Logging Go Programs

The standard library package log provides a basic infrastructure for log management in GO language that can be used for logging our GO programs. The main purpose of logging is to get a trace of what's happening in the program, where it's happening, and when it's happening. Logs can be providing code tracing, profiling, and analytics. Logging(eyes and ears of a programmer) is a way to find those bugs and learn more about how the program is functioning.

To work with package log, we must add it to the list of imports:

import (
	"log"
)

In its simplest usage, it formats messages and sends them to Standard Error check below example:

// Program in GO language to demonstrates how to use base log package.
package main
import (
	"log"		
)
func init(){
	log.SetPrefix("LOG: ")
	log.SetFlags(log.Ldate | log.Lmicroseconds | log.Llongfile)
	log.Println("init started")
}
func main() {
// Println writes to the standard logger.
	log.Println("main started")

// Fatalln is Println() followed by a call to os.Exit(1)
	log.Fatalln("fatal message")

// Panicln is Println() followed by a call to panic()
	log.Panicln("panic message")
}

After executing this code, the output would look something like this:

C:\golang>go run example38.go LOG: 2017/06/25 14:49:41.989813 C:/golang/example38.go:11: init started LOG: 2017/06/25 14:49:41.990813 C:/golang/example38.go:15: main started LOG: 2017/06/25 14:49:41.990813 C:/golang/example38.go:18: fatal message exit status 1

Sending messages to Standard Error is useful for simple tools. When we're building servers, applications, or system services, we need a better place to send your log messages. Here all error messages are all sent to Standard Error, regardless of whether the message is an actual error or an informational message.

The standard log entry contains below things:
- a prefix (log.SetPrefix("LOG: "))
- a datetime stamp (log.Ldate)
- full path to the source code file writing to the log (log.Llongfile)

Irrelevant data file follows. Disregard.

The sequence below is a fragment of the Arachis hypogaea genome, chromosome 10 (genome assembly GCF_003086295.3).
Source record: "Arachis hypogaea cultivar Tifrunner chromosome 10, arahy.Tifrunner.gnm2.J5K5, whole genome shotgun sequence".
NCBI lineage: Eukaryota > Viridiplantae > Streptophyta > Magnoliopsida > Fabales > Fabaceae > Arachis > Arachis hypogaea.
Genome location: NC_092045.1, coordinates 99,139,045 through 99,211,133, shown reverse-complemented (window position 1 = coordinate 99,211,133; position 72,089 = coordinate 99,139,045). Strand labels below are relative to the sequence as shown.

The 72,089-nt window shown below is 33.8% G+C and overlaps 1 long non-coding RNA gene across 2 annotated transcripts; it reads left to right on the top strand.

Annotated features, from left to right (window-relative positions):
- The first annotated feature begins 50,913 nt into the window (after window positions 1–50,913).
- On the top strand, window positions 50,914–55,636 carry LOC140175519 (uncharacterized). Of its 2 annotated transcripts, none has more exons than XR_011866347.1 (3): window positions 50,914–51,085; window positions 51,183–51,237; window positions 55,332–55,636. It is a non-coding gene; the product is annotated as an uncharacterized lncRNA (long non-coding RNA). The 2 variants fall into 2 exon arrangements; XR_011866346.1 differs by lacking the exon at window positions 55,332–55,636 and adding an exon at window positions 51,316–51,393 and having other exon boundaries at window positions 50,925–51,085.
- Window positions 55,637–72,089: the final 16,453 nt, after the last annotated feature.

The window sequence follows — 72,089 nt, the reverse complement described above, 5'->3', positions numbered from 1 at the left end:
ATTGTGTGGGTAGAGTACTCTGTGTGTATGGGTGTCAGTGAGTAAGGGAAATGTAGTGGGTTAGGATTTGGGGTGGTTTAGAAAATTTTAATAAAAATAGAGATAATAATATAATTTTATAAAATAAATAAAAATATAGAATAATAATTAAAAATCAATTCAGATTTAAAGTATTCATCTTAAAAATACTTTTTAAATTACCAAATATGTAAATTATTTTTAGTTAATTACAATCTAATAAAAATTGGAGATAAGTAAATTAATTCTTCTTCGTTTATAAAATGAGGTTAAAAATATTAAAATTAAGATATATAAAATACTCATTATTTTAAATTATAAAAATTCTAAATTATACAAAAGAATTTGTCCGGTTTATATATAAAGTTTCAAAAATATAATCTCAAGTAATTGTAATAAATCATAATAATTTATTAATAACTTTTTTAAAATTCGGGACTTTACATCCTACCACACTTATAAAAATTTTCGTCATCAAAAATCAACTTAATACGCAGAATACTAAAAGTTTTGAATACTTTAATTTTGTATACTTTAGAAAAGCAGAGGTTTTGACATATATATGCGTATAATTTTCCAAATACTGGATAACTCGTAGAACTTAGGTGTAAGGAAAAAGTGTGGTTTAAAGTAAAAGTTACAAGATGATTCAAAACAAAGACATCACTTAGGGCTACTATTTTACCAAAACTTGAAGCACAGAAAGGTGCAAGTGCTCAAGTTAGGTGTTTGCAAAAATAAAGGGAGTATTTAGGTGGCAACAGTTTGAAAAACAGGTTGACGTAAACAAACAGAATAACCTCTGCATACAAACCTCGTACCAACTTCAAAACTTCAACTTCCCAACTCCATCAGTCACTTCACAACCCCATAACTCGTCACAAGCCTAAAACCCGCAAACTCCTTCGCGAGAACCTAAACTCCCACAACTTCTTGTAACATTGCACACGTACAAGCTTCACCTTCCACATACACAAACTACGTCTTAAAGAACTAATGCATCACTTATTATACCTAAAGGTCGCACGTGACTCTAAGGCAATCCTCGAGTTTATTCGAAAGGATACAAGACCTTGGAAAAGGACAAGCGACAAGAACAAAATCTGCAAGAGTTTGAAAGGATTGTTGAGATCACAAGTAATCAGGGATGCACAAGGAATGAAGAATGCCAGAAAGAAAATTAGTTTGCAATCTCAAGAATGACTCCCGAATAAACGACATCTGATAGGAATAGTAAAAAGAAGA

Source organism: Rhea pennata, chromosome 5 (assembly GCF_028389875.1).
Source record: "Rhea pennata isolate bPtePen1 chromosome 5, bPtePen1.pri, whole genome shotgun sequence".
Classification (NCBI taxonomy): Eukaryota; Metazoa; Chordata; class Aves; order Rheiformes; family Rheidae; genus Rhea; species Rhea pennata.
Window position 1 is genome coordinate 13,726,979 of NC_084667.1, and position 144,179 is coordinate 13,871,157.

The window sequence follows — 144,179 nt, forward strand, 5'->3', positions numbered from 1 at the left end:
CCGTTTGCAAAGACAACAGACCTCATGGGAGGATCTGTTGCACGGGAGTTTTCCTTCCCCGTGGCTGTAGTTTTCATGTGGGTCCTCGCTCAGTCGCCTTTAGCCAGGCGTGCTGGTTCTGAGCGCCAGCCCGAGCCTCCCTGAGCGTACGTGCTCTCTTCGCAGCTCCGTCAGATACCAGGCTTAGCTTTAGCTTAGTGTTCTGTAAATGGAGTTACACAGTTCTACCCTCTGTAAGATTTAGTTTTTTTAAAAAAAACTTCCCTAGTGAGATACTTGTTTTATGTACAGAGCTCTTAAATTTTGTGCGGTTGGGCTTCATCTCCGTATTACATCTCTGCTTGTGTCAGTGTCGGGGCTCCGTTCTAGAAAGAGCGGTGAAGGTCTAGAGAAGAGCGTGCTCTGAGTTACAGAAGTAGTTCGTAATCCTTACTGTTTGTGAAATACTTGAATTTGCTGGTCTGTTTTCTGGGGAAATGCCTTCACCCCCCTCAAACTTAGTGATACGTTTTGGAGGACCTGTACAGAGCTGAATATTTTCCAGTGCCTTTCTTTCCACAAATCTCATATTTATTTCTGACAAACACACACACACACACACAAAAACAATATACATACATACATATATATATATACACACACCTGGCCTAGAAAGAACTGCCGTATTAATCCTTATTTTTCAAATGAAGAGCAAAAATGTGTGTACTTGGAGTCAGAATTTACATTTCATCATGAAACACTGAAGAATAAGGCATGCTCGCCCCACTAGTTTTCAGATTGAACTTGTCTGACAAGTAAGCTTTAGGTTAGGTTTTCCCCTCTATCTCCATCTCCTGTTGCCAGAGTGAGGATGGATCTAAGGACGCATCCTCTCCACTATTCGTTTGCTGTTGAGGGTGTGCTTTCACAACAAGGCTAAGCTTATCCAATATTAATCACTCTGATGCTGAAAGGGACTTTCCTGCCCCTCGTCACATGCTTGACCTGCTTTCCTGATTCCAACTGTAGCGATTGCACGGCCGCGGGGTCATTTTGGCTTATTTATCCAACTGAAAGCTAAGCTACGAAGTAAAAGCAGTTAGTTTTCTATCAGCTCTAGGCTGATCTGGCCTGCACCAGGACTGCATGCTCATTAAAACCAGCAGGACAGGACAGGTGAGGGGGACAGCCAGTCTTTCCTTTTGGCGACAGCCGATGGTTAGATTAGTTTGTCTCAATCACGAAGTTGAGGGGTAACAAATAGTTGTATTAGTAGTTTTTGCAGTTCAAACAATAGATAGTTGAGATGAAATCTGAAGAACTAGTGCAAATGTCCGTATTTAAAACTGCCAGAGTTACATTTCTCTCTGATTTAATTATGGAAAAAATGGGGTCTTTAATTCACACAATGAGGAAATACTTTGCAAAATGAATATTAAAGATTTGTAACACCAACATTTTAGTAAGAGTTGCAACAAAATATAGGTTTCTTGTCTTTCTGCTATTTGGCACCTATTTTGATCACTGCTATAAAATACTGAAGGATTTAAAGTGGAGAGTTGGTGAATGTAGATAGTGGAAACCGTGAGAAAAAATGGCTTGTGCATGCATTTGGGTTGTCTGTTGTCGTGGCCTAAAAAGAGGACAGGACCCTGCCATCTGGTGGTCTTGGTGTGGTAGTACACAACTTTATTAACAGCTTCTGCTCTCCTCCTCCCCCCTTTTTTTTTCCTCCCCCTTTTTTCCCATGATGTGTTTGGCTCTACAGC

- the line of code performing the write and finally the message.

This pieces of information are automatically generated for us, information about when the event happened and information about where it happened.

Println is the standard way to write log messages.
Fatalln or any of the other "fatal" calls, the library prints the error message and then calls os.Exit(1), forcing the program to quit.
Panicln is used to write a log message and then issue a panic which may unless recovered or will cause the program to terminate.

Program in GO language with real world example of logging.

Now i am taking a real world example and implementing above log package in my program. For example i am testing an SMTP connection is working fine or not. For test case I am going to connect to a SMTP server "smtp.smail.com" which is not exist, hence program will terminate with a log message.

// Program in GO language with real world example of logging.
package main

import (
"log"
"net/smtp"
)
func init(){
	log.SetPrefix("TRACE: ")
	log.SetFlags(log.Ldate | log.Lmicroseconds | log.Llongfile)
	log.Println("init started")
}
func main() {
// Connect to the remote SMTP server.
client, err := smtp.Dial("smtp.smail.com:25")
	if err != nil {	
		log.Fatalln(err)
	}
client.Data()
}

C:\golang>go run example39.go TRACE: 2017/06/25 14:54:42.662011 C:/golang/example39.go:9: init started TRACE: 2017/06/25 14:55:03.685213 C:/golang/example39.go:15: dial tcp 23.27.98.252:25: connectex: A connection attempt failed because the connected party did not properly respond after a period of time, or established connection failed because connected host has failed to respond. exit status 1

The above program is throwing fatal exception from log.Fatalln(err).